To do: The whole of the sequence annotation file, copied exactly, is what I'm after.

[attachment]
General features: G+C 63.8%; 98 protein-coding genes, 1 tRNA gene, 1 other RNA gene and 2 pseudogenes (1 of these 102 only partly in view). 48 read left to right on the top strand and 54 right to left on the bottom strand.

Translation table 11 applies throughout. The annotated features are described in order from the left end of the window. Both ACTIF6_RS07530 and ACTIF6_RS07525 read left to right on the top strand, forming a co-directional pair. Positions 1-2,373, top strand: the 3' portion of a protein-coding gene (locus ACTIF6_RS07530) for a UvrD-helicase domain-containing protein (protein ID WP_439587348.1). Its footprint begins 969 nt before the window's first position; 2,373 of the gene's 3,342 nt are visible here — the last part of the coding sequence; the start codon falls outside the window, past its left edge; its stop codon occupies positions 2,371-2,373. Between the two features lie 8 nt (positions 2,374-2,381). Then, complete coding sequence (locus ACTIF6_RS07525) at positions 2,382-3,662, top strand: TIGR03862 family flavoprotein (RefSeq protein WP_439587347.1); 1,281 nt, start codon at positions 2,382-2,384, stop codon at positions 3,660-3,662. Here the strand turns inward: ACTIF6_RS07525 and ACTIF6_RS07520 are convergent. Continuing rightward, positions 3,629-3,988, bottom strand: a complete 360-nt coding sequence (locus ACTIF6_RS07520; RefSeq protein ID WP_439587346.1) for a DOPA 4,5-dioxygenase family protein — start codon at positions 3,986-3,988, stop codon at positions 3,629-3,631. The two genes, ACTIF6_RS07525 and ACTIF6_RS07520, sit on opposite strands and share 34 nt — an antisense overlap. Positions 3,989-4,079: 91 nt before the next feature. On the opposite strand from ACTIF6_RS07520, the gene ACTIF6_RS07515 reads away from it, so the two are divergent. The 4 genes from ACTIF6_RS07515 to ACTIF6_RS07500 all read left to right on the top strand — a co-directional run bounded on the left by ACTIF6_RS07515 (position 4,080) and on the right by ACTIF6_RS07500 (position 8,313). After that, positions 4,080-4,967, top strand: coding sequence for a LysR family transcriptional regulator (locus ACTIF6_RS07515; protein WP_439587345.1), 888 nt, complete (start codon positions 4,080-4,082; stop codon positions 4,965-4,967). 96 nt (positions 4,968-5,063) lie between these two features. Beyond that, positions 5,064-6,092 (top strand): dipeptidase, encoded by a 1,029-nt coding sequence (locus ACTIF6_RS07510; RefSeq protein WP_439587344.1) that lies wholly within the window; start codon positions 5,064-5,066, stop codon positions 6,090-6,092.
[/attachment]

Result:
General features: G+C 63.8%; 98 protein-coding genes, 1 tRNA gene, 1 other RNA gene and 2 pseudogenes (1 of these 102 only partly in view). 48 read left to right on the top strand and 54 right to left on the bottom strand.

Translation table 11 applies throughout. The annotated features are described in order from the left end of the window. Both ACTIF6_RS07530 and ACTIF6_RS07525 read left to right on the top strand, forming a co-directional pair. Positions 1-2,373, top strand: the 3' portion of a protein-coding gene (locus ACTIF6_RS07530) for a UvrD-helicase domain-containing protein (protein ID WP_439587348.1). Its footprint begins 969 nt before the window's first position; 2,373 of the gene's 3,342 nt are visible here — the last part of the coding sequence; the start codon falls outside the window, past its left edge; its stop codon occupies positions 2,371-2,373. Between the two features lie 8 nt (positions 2,374-2,381). Then, complete coding sequence (locus ACTIF6_RS07525) at positions 2,382-3,662, top strand: TIGR03862 family flavoprotein (RefSeq protein WP_439587347.1); 1,281 nt, start codon at positions 2,382-2,384, stop codon at positions 3,660-3,662. Here the strand turns inward: ACTIF6_RS07525 and ACTIF6_RS07520 are convergent. Continuing rightward, positions 3,629-3,988, bottom strand: a complete 360-nt coding sequence (locus ACTIF6_RS07520; RefSeq protein ID WP_439587346.1) for a DOPA 4,5-dioxygenase family protein — start codon at positions 3,986-3,988, stop codon at positions 3,629-3,631. The two genes, ACTIF6_RS07525 and ACTIF6_RS07520, sit on opposite strands and share 34 nt — an antisense overlap. Positions 3,989-4,079: 91 nt before the next feature. On the opposite strand from ACTIF6_RS07520, the gene ACTIF6_RS07515 reads away from it, so the two are divergent. The 4 genes from ACTIF6_RS07515 to ACTIF6_RS07500 all read left to right on the top strand — a co-directional run bounded on the left by ACTIF6_RS07515 (position 4,080) and on the right by ACTIF6_RS07500 (position 8,313). After that, positions 4,080-4,967, top strand: coding sequence for a LysR family transcriptional regulator (locus ACTIF6_RS07515; protein WP_439587345.1), 888 nt, complete (start codon positions 4,080-4,082; stop codon positions 4,965-4,967). 96 nt (positions 4,968-5,063) lie between these two features. Beyond that, positions 5,064-6,092 (top strand): dipeptidase, encoded by a 1,029-nt coding sequence (locus ACTIF6_RS07510; RefSeq protein WP_439587344.1) that lies wholly within the window; start codon positions 5,064-5,066, stop codon positions 6,090-6,092.